Activists and supporters of Islamic political party Jamiat Ulema-e-Islam (JUI-F) arrive to join anti-government 'Azadi (Freedom) March' in Islamabad. Photograph:( AFP )
Addressing the massive protest rally at Peshawar Mor in Islamabad, the JUI-F chief said, 'We have a Plan B, a Plan C. This is only Plan A. Your jails will fall short of space. We will shut down the entire country as well and continue our war.'
Vowing to continue the anti-government protest, Jamiat Ulema-e-Islam-F's (JUI-F) chief Maulana Fazlur Rehman on Sunday attacked Imran Khan-led government and threatened to shut down Pakistan.
Addressing the massive protest rally at Peshawar Mor in Islamabad, the JUI-F chief said, "We have a Plan B, a Plan C. This is only Plan A. Your jails will fall short of space. We will shut down the entire country as well and continue our war."
"We have decided not to go to any court or election commission," he said.
"Only a parliamentary committee will decide about rigging."
Earlier in the day, Rehman agreed to give an extension in the previously set "two-day deadline" for Pakistan Prime Minister Imran Khan to resign, until a final decision by opposition members is taken during an All Parties Conference (APC).
Rehman on Friday gave Imran Khan the ultimatum of two days to resign in the face of the massive ongoing anti-government -- Azadi March -- in the country.
The ongoing Azadi March kickstarted from Karachi's Sohrab Goth area on October 27 amid a massive show of strength by the party workers from other opposition parties including Pakistan Muslim League-Nawaz (PML-N), Pakistan People's Party (PPP), and Awami National Party (ANP), Dawn reported.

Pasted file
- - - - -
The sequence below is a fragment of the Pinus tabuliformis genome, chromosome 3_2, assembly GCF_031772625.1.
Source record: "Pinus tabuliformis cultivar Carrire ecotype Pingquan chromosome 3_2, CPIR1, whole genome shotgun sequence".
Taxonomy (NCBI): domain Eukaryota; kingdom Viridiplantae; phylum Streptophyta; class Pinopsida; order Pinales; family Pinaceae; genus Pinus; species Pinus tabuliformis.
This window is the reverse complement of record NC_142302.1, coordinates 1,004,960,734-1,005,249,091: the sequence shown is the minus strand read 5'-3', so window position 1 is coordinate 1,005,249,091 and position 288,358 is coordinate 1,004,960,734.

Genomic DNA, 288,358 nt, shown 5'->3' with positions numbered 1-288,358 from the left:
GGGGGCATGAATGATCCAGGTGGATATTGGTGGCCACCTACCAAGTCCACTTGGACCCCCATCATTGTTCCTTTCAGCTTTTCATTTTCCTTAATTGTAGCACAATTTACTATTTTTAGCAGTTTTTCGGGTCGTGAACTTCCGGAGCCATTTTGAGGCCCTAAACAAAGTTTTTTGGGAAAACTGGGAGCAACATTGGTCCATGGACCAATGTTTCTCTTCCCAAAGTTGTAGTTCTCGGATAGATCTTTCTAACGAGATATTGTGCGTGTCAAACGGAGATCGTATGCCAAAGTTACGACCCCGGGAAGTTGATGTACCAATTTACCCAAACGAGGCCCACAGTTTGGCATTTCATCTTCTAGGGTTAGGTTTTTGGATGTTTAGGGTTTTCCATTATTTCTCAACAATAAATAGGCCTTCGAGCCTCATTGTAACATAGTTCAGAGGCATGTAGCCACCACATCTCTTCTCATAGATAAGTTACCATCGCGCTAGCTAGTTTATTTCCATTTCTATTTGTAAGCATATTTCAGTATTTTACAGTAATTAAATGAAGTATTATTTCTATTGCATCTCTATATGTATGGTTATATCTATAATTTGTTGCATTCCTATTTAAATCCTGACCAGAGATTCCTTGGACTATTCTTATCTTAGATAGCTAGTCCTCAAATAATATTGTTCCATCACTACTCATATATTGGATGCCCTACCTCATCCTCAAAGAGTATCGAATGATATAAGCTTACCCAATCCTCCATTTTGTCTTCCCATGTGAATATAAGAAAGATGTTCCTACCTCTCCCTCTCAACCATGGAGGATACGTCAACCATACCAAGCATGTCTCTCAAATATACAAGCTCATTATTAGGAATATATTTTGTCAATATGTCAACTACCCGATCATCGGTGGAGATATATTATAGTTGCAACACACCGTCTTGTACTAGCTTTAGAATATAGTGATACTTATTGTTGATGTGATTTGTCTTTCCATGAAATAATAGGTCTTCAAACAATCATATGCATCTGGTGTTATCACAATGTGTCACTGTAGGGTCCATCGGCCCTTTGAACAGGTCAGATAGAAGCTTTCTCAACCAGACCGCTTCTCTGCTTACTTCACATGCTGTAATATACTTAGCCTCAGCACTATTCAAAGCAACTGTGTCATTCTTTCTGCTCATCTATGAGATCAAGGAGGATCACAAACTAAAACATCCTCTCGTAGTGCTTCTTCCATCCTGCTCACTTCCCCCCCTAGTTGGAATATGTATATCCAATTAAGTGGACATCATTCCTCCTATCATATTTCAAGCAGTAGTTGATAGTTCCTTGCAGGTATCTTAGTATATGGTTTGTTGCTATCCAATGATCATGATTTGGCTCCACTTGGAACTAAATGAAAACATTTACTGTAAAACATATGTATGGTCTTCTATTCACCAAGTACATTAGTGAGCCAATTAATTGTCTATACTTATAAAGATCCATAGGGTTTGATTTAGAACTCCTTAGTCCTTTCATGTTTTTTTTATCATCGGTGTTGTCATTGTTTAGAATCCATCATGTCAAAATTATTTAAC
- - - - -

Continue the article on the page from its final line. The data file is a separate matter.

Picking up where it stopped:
The caravan reached its final destination at Peshawar Morr in the wee hours on Friday.
JUI-F chief Fazlur Rehman welcomed participants to the Azadi March. He also thanked Awami National Party president Asfandyar Khan Wali, PPP chairman Bilawal Bhutto Zardari, PML-N and ANP workers as well all other parties` workers.
The anti-government protest is likely to be one of the biggest in the country, surpassing the numbers of the 2014 'dharna' held against the then Pakistani government led by Nawaz Sharif.
The purported aim of the march is to oust Imran Khan, who has been at the helm for just over a year. Khan has made it clear that he will not succumb to pressure from the opposition and not resign from his post.